Habib Wali Mohammad was from an early group of singers ever to record the ghazals. But probably because of his background and as a member of a well-established family, Habib Wali had never pursued an aggressive and mainstream career as a singer, though he was still highly regarded.

His famous ghazals include Bahadur Shah Zafar's 'Na kisi ki aankh ka noor hoon' and Qamar Jalalvi's 'Kab mera nasheman ahelay chaman'. All of his performances of the ghazals of Bahadur Shah Zafar have been very popular.

His other well known ghazals, include Aaj Jaane Ki Zid Na Karo. He also sang the famous national song, "Roshan-o-Rakhshan, Nayyar-o-Tabaan, Pakistan rahay".

Personal life[edit]

Habib Wali Mohammad lived in Los Angeles California, United States with his wife, Rehana and his family, including his sons, Rizwan Wali Mohammad Tabani and Nadeem Wali Mohammad Tabani. Both are ghazal and geet performers in their own right. Anwar Wali Muhammad Tabani lives in New Jersey and the daughter Ruxana lives in Karachi, Pakistan.[5]


Some of the ghazals, recorded in the voice of Habib Wali Mohammad are listed here below:

‘Ye na thi hamari Qismath’: poet: Mirza Ghalib

‘Ja kahio unsay naseem-e-sahar’: poet: Bahadur Shah Zafar

‘Gajra bana kay lay Aa malaniya’: poet: Afshan Rana

Ghazals for films[edit]

  • ‘Aaj janay ki zid na karo’: poet: Fayyaz Hashmi, picturised on Nadeem, music of Sohail Rana for film Badal Aur Bijli (1973)[6]
  • ‘Aashiyan jal gaya' :poet: Raaz Illahabadi, music by Sohail Rana in film ‘Baazi (1970)’
  • 'Raatain theen chandni', film song lyrics by Waheed Qureshi, music of Sohail Rana in film ‘Baazi (1970)’
  • 'Marnen Ki Duawain Kyun Maango-Jeene Ki Tamana Kaun Kare', film song lyrics by Moin Ahsan Jazbi, music by Nashad in film 'Chand Sooraj (1970)'

National songs like: ‘Roshan-o- rakhshan, nayyar-o-taban’, Aye nigar re watan tu salamat rahay, Sohni dharti Allah rakhe, Lahoo jo sarhad pe beh chuka hay, La fata illah ali la saif-o – illah zulfakar.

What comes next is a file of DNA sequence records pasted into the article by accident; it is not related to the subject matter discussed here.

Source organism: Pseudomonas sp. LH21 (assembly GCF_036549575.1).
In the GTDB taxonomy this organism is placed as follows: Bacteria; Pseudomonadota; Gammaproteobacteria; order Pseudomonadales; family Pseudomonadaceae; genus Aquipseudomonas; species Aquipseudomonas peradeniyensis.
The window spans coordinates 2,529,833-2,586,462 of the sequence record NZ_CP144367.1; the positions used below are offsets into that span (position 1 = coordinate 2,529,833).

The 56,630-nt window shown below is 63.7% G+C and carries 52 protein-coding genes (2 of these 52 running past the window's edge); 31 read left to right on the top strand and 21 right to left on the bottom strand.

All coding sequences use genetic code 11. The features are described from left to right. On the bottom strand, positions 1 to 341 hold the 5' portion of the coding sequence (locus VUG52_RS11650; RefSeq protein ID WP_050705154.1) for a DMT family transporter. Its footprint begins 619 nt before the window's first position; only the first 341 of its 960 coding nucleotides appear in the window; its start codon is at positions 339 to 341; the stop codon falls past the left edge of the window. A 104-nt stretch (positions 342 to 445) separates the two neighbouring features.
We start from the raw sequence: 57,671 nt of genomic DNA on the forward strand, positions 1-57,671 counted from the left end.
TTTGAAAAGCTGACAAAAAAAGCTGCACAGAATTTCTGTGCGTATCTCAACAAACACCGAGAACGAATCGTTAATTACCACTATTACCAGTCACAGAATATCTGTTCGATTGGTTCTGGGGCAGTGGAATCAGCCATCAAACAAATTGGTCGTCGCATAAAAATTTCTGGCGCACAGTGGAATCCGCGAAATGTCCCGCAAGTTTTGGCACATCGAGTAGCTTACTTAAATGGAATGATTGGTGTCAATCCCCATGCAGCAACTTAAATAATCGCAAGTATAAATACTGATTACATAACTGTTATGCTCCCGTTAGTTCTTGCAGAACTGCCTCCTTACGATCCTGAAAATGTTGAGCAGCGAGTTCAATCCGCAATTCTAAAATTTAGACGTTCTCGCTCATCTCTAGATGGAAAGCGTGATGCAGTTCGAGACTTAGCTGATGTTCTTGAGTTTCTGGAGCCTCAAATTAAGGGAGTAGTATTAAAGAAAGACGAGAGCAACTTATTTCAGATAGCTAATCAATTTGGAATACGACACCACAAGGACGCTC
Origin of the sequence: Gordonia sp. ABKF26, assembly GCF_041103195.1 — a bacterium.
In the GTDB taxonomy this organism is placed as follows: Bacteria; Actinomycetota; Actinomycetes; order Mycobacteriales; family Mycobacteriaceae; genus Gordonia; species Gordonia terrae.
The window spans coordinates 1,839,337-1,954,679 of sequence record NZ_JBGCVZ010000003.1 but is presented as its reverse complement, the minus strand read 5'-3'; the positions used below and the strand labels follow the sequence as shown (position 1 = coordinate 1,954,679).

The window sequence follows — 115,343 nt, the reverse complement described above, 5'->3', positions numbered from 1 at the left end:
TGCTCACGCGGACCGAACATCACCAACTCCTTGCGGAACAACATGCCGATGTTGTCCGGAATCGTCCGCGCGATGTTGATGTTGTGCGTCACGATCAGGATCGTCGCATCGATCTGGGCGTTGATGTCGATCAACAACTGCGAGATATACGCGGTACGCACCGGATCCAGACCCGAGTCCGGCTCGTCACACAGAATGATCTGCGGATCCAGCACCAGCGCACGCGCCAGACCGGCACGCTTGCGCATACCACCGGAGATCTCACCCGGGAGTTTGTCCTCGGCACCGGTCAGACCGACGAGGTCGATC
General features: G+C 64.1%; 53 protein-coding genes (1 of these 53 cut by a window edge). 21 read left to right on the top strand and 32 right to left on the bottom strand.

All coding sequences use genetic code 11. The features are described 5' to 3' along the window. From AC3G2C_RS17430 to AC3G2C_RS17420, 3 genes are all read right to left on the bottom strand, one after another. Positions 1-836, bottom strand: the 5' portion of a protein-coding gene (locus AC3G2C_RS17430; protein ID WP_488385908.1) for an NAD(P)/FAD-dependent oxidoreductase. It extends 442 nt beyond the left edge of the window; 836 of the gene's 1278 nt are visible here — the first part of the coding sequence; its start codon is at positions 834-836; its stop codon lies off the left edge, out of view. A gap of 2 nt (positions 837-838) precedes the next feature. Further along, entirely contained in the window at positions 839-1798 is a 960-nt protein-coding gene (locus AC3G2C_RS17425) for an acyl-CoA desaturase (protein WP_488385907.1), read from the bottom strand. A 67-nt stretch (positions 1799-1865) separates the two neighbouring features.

Awards and recognition[edit]

Recent concerts[edit]

Habib Wali Mohammad had a ghazal concert on 27 February 2010 in Edison, New Jersey, and on 28 February 2010 in West Virginia, performing with his son Nadeem Wali Mohammad, and former singer Bela Modi.

Habib Wali Mohammad recently performed in April 2012 in San Jose California for the Human Development Foundation, a fund raising event.


  1. ^ "Habib Wali Mohammad passes away at 93". The Express Tribune newspaper. 27 June 2016.
  2. ^ http://www.dawn.com/news/1129834, 'Habib Wali Mohammad passes away' on Dawn newspaper, Published 5 September 2014. Retrieved 27 June 2016
  3. ^ Pakistan ’s Memon Benefactors
  4. ^ Pakistan and Gulf Economist, Volume 6, Issues 1–26. Economist Publications. 1986. p. 145. Mr. Tabani belongs to the Gujrati speaking community which has a strong hold on the commercial sector of the country.
  5. ^ http://www.dawn.com/news/1129992, Profile of Habib Wali Mohammad on Dawn newspaper, Published 5 September 2014. Retrieved 27 June 2016
  6. ^ https://www.youtube.com/watch?v=73L74L1lnXI, Habib Wali Mohammad film song on YouTube. Retrieved 27 June 2016